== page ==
Monday, October 29, 2012

Book Nook - Matilda

Matilda, written by Roald Dahl, illustrated by Quentin Blake:

I can't believe I've never read Matilda, one of Roald Dahl's best known novels until recently.  Actually, I take that back: about a year ago, I tried reading it to the Bachsters, but they didn't have much interest in it.  I'm glad I tried it again with them - we all really enjoyed it.

This is Roald Dahl at his best: a very sweet protagonist with altruistic intentions, a bad guy that is beyond bad, all mixed with Dahl's humor and wit and Quentin Blake's whimsical illustrations.

Matilda is a very smart little girl.  She loves reading books far beyond her age-range, she can do complex math problems in her head and can compose a limerick for her teacher while her teacher is talking to her in class.  For some reason, her parents do not see her brilliance, and go about insulting her and making her eat her supper in front of the telly.  Even when Matilda's teacher, Miss Honey, makes a special trip to their home to tell them how extraordinary their daughter is, they do not believe her.  But despite having such schmucks as parents, Matilda carries on with optimism (after playing a few tricks on her father).

The real bad guy in the book is not played by Matilda's parents, however: that role goes to the Trunchbull, headmistress at Matilda's school.  She does some very horrible things to various children (like swinging one little girl around by her braids), but when Matilda learns of some horrible things the Trunchbull did to Miss Honey, Matilda comes up with a plan to teach the headmistress a lesson or two.

Roald Dahl's works are controversial in children's literature, and you can see why in Matilda.  Some of the things characters do or say are mean-spirited, but some of them are downright abusive, like the braid-swinging, or the awful things the Trunchbull did to Miss Honey.  My Bachsters can handle it, but for younger or sensitive children, you might want to wait until they are a little older.  There are certainly some opportunities for parents to have good conversations with their kids about some of the heavier actions in the story.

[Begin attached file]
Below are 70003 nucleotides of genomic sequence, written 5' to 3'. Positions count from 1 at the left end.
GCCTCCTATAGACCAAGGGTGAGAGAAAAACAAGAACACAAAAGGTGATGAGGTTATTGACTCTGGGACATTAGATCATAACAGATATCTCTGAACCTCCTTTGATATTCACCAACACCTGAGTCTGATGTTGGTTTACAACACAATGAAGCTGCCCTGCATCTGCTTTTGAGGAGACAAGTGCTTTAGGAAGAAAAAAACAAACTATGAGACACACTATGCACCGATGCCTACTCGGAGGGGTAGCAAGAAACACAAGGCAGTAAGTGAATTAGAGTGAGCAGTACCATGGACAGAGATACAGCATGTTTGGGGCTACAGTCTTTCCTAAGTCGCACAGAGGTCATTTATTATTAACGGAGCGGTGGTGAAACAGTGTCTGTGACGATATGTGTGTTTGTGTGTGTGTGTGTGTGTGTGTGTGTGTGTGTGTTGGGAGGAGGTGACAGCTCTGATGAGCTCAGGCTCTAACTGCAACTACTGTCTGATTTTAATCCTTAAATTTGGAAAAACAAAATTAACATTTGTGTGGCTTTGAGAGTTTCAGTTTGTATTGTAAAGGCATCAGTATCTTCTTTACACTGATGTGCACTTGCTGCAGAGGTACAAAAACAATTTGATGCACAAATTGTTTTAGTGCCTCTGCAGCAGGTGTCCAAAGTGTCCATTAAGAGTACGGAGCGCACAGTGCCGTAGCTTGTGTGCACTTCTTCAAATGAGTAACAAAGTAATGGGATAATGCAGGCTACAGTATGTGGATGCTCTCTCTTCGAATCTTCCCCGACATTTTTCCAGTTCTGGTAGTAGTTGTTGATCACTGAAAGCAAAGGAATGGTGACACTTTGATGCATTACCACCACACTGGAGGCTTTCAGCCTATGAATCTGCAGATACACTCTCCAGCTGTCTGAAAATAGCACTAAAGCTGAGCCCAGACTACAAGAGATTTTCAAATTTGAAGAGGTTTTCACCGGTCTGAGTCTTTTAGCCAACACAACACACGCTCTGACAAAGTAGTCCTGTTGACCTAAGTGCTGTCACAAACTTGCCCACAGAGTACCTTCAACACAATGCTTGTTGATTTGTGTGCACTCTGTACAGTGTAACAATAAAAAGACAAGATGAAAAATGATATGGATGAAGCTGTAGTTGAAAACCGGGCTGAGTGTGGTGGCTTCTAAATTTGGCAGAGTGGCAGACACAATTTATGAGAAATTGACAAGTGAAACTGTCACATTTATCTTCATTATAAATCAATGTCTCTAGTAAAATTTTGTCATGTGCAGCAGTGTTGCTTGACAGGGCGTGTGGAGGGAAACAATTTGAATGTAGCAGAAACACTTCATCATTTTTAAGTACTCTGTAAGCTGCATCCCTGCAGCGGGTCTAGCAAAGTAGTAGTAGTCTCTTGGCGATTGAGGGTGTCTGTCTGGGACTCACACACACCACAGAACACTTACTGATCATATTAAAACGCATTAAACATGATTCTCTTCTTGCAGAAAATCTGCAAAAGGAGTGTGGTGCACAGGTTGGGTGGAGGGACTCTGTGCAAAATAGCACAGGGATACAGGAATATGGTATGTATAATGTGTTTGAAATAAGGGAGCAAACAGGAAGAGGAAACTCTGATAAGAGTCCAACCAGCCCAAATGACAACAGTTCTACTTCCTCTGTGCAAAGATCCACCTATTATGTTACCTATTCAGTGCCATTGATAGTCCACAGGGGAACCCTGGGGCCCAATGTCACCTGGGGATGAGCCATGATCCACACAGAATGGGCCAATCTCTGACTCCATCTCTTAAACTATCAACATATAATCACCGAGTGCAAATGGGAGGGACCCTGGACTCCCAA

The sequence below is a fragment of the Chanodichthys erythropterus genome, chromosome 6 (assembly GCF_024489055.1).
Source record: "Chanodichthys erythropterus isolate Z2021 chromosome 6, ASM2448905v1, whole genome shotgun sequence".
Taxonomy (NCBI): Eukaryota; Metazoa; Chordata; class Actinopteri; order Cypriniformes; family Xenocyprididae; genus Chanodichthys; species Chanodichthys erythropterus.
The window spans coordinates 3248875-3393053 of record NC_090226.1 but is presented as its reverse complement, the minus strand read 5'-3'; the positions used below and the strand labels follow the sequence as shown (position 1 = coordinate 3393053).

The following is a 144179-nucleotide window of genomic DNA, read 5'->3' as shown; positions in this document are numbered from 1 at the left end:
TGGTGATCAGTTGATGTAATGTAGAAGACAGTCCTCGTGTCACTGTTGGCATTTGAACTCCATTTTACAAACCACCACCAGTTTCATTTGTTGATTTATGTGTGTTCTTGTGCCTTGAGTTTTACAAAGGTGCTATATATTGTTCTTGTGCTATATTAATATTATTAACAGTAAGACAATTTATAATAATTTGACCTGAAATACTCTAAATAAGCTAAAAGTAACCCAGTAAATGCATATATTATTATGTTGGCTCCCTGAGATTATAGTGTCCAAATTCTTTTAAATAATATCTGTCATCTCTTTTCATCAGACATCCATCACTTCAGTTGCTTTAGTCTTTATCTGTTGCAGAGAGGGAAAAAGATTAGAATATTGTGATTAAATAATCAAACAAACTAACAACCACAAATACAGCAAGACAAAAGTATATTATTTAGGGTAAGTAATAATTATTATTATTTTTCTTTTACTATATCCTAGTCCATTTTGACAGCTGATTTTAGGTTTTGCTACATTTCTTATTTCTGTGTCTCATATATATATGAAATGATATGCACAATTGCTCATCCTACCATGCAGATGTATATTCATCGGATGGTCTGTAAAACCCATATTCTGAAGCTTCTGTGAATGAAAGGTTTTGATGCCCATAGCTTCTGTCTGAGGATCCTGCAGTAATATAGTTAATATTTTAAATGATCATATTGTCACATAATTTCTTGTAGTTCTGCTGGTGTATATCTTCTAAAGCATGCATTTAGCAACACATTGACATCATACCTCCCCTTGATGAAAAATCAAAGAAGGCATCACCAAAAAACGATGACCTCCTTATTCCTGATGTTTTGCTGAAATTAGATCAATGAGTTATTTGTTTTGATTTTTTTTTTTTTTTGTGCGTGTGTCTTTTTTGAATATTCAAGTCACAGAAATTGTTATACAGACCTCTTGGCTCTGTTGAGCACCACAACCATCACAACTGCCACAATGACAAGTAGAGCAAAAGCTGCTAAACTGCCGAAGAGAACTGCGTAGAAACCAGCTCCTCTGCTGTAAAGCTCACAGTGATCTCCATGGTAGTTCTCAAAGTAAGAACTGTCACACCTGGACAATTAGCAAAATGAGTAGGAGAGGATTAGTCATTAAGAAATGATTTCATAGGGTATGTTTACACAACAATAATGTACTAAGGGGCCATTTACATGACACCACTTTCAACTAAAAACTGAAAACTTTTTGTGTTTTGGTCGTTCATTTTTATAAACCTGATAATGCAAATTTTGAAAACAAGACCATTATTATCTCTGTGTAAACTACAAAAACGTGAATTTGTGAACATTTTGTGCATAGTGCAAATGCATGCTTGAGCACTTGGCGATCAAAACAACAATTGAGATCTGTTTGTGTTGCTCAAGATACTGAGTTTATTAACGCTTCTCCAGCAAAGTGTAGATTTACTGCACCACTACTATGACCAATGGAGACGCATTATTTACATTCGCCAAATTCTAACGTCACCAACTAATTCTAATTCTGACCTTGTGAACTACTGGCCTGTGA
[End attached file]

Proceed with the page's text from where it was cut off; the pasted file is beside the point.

That being said, there are some really great things I liked about this book.  The biggest is Matilda: she's a great character.  She's brilliant, inquisitive, patient, tolerant....and perhaps just a little scheming.  I love that kids can look up to her because she's smart.....I think we need to see more role models like that.  She and Miss Honey have a close friendship that's also nice to see.  Being a bit of a bookworm myself, I also love that Matilda is an avid reader, and I loved hearing her thoughts on some of the books she has read (she says of C.S. Lewis that there's no humor in his books.  Books should have some funny parts).  And I love Roald Dahl's style, as always.  Here, I thought it was so funny that he always refers to Matilda's father as "the father" or her mother as "the mother."  Of course, Miss Trunchbull is "the Trunchbull."  Such a tiny descriptive, but gives the reader a real sense of these adults' relationship with Matilda.

Dahl wraps everything up nice and neat at the end, and we can all cheer for Matilda and her happy ending.  Matilda is another example why children - and adults - love Roald Dahl's books.


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